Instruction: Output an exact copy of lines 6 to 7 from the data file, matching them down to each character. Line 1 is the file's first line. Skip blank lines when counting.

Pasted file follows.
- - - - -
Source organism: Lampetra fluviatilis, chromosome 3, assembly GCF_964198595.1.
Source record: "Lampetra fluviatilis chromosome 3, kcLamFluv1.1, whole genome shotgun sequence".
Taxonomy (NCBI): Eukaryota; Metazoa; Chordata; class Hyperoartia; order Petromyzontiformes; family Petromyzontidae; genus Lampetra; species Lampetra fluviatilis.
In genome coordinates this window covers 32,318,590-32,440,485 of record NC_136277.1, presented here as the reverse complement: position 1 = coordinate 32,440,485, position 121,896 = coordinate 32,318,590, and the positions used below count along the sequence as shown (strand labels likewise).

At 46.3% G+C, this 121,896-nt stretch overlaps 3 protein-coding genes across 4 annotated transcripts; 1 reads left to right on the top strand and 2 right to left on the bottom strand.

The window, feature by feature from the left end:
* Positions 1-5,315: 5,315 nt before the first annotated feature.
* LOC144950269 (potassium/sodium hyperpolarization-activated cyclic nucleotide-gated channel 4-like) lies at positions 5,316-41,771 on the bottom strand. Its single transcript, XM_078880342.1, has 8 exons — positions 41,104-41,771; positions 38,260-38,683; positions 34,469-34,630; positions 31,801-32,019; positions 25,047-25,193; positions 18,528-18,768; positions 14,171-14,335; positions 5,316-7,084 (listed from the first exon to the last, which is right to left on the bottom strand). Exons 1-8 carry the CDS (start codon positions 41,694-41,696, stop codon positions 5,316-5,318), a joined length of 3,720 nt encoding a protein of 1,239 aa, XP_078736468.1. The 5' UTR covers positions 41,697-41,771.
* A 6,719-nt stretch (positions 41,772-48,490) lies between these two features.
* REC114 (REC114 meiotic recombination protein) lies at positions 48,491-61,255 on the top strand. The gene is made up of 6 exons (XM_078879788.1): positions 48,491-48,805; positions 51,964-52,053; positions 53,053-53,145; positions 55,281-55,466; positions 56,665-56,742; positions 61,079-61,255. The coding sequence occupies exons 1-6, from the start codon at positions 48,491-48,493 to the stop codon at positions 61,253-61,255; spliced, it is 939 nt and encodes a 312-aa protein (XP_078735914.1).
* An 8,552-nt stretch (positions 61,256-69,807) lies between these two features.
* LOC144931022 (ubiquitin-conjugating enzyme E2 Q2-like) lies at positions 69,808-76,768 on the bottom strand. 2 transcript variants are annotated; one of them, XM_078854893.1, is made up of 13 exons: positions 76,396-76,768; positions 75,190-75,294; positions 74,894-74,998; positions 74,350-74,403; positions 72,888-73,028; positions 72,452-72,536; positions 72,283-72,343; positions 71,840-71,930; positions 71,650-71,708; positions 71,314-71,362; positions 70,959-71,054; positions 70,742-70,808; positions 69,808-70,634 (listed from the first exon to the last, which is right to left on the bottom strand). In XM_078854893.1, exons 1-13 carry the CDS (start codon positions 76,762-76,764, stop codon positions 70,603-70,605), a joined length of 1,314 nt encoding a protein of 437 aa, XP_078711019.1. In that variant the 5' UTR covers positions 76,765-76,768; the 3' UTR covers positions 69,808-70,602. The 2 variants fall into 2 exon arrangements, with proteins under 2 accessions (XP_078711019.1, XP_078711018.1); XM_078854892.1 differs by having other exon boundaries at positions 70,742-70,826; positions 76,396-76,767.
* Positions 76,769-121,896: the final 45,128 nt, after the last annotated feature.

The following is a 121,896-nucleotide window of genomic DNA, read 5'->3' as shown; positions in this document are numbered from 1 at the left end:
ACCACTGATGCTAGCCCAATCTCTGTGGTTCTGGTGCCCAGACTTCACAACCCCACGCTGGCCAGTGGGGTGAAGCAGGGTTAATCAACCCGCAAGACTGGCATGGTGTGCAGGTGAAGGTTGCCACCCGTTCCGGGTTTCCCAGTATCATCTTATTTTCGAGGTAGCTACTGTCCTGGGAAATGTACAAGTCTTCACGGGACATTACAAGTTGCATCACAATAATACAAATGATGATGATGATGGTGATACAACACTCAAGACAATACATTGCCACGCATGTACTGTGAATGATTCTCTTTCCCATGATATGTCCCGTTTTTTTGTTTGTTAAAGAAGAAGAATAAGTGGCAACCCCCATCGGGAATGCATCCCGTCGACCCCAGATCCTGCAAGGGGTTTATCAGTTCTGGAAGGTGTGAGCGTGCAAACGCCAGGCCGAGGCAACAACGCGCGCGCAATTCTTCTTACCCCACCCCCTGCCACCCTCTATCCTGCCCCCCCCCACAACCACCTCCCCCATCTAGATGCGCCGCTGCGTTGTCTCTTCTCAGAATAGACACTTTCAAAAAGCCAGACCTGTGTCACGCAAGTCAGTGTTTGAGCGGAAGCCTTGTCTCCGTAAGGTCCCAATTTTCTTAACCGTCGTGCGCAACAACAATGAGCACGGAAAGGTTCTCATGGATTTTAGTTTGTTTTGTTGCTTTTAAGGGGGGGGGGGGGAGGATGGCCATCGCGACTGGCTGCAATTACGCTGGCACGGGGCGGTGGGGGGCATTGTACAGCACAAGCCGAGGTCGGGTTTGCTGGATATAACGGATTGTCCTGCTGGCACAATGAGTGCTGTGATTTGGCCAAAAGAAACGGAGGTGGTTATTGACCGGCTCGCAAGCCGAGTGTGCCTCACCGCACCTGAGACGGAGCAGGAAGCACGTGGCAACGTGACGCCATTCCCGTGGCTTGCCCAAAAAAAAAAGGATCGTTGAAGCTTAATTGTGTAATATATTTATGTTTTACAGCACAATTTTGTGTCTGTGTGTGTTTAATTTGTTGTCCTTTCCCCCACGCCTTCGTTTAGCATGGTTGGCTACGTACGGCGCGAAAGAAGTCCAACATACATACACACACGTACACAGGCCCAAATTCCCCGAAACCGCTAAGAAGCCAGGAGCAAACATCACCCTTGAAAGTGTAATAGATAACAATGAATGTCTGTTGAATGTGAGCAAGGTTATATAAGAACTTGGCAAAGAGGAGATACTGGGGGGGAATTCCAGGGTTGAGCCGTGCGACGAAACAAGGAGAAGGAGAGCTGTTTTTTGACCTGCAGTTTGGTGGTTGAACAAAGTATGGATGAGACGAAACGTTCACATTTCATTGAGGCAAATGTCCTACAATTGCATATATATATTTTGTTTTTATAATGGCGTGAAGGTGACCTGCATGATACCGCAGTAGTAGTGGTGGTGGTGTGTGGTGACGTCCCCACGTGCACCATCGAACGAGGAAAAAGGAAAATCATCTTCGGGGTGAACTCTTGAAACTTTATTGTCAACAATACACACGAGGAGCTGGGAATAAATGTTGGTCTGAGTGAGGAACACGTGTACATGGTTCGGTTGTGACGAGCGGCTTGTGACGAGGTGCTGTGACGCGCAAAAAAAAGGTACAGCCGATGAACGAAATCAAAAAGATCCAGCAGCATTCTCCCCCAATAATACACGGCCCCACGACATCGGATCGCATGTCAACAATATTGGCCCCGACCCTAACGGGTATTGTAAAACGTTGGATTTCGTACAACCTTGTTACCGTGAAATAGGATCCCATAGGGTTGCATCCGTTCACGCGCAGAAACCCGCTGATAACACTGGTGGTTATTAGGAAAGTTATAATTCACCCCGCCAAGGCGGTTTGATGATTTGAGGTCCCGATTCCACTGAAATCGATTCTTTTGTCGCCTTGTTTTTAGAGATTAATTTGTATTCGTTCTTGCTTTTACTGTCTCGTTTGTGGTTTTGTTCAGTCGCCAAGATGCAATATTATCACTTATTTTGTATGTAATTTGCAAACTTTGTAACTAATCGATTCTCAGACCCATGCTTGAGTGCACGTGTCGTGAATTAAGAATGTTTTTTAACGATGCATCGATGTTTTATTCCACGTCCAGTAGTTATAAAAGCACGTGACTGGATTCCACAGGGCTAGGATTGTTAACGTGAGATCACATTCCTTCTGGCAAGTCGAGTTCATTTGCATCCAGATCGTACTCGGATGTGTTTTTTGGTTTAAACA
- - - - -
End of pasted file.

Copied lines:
The window, feature by feature from the left end:
* Positions 1-5,315: 5,315 nt before the first annotated feature.